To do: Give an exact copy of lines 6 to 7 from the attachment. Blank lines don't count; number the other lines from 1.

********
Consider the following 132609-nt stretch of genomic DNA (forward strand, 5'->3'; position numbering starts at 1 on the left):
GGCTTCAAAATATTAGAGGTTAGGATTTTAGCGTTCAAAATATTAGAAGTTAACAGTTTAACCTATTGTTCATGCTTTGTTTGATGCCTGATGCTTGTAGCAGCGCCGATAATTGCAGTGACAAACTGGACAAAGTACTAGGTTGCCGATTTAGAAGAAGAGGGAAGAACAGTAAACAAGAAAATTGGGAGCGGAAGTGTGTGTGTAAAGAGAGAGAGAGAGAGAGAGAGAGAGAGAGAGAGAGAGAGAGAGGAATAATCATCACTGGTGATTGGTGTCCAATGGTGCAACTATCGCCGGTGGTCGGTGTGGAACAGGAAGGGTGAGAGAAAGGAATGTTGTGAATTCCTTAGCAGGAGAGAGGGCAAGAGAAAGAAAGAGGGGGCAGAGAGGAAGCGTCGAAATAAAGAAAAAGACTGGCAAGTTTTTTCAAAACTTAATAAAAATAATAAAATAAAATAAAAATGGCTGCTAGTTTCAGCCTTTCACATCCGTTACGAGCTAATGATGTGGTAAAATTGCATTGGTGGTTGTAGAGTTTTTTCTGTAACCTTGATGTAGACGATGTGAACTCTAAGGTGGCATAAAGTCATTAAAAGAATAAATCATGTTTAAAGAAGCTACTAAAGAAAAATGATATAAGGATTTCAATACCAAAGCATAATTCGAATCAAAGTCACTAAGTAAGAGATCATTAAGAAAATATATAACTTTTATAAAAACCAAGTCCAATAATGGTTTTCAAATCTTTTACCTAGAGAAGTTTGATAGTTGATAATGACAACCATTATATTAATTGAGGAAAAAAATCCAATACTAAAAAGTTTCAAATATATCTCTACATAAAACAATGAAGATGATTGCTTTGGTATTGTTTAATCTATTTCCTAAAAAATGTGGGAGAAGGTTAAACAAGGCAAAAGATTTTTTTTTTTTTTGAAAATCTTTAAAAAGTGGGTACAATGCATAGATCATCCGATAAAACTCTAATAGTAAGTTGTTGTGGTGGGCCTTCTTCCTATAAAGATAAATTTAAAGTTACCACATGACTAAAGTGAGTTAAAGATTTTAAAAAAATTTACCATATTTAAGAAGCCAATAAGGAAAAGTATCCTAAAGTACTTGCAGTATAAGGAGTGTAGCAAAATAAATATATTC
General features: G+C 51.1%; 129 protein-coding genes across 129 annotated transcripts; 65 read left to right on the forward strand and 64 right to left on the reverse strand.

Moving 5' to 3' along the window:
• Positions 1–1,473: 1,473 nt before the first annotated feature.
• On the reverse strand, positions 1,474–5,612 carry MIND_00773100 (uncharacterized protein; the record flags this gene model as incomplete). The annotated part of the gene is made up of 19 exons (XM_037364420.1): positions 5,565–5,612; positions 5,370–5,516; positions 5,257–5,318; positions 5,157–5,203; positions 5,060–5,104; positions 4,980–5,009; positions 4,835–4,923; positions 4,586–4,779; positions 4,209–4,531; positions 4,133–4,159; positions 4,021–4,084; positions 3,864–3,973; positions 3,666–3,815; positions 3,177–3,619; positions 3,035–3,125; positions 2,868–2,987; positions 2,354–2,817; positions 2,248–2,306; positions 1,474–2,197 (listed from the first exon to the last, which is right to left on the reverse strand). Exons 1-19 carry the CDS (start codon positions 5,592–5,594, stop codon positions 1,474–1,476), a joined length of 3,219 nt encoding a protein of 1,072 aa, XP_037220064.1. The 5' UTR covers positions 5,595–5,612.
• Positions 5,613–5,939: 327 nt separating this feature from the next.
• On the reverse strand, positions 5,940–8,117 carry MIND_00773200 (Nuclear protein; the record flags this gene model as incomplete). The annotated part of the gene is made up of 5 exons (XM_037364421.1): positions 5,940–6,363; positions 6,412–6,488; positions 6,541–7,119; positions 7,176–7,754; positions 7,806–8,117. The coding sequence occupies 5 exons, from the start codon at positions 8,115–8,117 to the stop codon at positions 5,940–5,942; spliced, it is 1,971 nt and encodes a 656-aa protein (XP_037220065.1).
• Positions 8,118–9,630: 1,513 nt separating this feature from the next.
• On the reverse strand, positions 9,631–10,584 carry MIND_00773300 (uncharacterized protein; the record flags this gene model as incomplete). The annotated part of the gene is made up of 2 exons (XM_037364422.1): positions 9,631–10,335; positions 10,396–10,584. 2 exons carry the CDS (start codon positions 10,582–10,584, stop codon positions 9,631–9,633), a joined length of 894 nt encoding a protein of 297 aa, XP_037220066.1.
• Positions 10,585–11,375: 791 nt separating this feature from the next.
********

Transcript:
• On the reverse strand, positions 1,474–5,612 carry MIND_00773100 (uncharacterized protein; the record flags this gene model as incomplete). The annotated part of the gene is made up of 19 exons (XM_037364420.1): positions 5,565–5,612; positions 5,370–5,516; positions 5,257–5,318; positions 5,157–5,203; positions 5,060–5,104; positions 4,980–5,009; positions 4,835–4,923; positions 4,586–4,779; positions 4,209–4,531; positions 4,133–4,159; positions 4,021–4,084; positions 3,864–3,973; positions 3,666–3,815; positions 3,177–3,619; positions 3,035–3,125; positions 2,868–2,987; positions 2,354–2,817; positions 2,248–2,306; positions 1,474–2,197 (listed from the first exon to the last, which is right to left on the reverse strand). Exons 1-19 carry the CDS (start codon positions 5,592–5,594, stop codon positions 1,474–1,476), a joined length of 3,219 nt encoding a protein of 1,072 aa, XP_037220064.1. The 5' UTR covers positions 5,595–5,612.
• Positions 5,613–5,939: 327 nt separating this feature from the next.